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Protein Binding

Most drugs are bound to proteins when they circulate in the body. This makes sense when considering general solubility rules of chemistry. If a drug is simple, eg, an elemental salt such as lithium, it will easily dissolve into the aqueous environment of the blood and widely distribute through the circulation. However most drugs are complex organic molecules with variable solubility in water. For drugs that are not highly soluble in an aqueous environment, some carrier protein will be needed to solubilize that drug into blood. Serum contains a myriad of proteins. Although these proteins themselves are water soluble (since they are found dissolved in blood) they often contain lipophilic regions on them, which can bind non-polar drugs and thus carry these drugs through the circulation.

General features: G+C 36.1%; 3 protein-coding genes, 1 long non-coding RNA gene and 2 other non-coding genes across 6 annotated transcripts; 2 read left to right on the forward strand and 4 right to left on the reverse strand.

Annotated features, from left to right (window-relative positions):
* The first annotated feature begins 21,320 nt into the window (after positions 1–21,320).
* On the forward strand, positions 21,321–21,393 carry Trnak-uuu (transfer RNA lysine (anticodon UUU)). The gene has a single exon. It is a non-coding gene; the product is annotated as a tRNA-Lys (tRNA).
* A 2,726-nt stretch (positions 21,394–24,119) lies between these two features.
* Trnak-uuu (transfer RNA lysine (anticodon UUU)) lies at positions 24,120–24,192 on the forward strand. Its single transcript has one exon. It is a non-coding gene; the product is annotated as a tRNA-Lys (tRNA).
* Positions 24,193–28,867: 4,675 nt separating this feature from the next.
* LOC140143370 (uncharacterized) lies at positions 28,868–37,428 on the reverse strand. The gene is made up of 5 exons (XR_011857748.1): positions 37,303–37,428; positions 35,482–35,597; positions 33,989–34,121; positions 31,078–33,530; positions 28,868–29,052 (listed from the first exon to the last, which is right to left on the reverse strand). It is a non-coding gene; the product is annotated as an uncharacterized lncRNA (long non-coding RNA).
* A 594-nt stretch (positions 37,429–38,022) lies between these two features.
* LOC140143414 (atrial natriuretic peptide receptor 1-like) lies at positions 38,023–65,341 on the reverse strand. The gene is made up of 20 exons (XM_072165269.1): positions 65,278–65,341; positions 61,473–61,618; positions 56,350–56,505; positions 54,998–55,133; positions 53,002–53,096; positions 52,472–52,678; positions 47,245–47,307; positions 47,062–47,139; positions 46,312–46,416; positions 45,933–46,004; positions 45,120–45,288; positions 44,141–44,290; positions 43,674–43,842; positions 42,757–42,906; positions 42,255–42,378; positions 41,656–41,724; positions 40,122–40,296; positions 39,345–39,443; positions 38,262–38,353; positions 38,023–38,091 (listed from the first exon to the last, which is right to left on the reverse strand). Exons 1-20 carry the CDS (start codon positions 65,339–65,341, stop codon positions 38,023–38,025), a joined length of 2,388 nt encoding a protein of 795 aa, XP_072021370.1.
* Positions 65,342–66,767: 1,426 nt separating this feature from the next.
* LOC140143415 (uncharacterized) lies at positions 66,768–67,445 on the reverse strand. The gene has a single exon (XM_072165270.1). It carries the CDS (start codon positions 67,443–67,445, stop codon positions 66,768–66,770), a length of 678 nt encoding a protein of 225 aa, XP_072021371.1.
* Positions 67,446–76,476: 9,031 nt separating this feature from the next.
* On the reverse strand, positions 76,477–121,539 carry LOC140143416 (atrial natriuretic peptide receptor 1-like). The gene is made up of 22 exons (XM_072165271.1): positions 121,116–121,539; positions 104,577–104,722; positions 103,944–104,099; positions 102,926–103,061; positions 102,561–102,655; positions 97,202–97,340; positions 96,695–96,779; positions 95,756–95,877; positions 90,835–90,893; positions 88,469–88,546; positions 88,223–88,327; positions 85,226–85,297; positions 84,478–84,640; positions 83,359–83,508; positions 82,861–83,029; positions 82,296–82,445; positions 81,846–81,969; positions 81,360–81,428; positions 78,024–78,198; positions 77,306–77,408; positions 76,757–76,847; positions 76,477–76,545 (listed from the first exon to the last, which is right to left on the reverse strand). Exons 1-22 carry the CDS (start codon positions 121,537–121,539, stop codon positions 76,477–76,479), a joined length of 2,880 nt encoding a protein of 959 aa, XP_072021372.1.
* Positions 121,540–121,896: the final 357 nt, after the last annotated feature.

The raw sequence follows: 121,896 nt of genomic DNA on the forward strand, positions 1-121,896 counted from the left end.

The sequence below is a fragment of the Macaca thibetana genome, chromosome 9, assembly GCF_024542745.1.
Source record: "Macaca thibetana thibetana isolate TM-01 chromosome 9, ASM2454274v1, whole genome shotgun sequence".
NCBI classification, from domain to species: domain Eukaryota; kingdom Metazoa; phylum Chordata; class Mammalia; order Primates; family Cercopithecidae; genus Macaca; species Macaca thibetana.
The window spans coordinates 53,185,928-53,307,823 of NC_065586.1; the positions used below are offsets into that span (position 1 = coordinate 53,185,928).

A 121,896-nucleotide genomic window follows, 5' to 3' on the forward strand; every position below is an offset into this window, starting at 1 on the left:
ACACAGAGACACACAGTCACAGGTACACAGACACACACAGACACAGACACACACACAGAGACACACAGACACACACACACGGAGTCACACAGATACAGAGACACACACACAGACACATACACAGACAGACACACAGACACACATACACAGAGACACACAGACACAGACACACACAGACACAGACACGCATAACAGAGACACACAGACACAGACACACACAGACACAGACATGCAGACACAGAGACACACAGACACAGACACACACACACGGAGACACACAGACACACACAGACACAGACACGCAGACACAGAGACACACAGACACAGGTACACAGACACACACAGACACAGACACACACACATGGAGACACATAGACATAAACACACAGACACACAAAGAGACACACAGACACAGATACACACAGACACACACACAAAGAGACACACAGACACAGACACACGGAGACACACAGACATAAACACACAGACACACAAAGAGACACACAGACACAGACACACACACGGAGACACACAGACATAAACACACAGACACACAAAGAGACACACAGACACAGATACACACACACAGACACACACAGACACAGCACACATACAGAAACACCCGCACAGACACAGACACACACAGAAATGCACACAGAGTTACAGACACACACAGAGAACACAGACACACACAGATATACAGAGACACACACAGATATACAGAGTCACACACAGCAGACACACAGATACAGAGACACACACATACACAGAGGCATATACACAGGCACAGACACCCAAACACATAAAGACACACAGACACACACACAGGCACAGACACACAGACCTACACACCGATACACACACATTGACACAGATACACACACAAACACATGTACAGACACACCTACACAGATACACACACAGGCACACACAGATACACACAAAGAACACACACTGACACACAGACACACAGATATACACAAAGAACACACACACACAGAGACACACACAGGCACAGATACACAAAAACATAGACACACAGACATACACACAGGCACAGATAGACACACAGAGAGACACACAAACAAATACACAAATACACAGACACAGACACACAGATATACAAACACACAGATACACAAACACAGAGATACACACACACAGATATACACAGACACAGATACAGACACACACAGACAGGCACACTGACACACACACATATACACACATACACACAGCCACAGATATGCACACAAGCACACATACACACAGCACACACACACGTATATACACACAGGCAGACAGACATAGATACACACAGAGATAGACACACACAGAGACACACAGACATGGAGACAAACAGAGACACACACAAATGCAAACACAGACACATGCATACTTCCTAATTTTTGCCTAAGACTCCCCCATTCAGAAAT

• Albumin is a major drug-binding protein in serum.
  • Albumin is an alkaline protein, so acidic and neutral drugs primarily bind to it.
  • If albumin binding sites become saturated, acidic and neutral drugs can bind to lipoproteins.
  • Alkaline drugs tend to bind to globulins, particularly to a globulin called alpha-1 acid glycoprotein.
  • Only free, unbound drugs are able to bind protein drug receptors on cells and have therapeutic effects.

An equilibrium exists in the systemic circulation between a free and protein-bound drug and between a free and receptor-bound drug. This is illustrated in the image.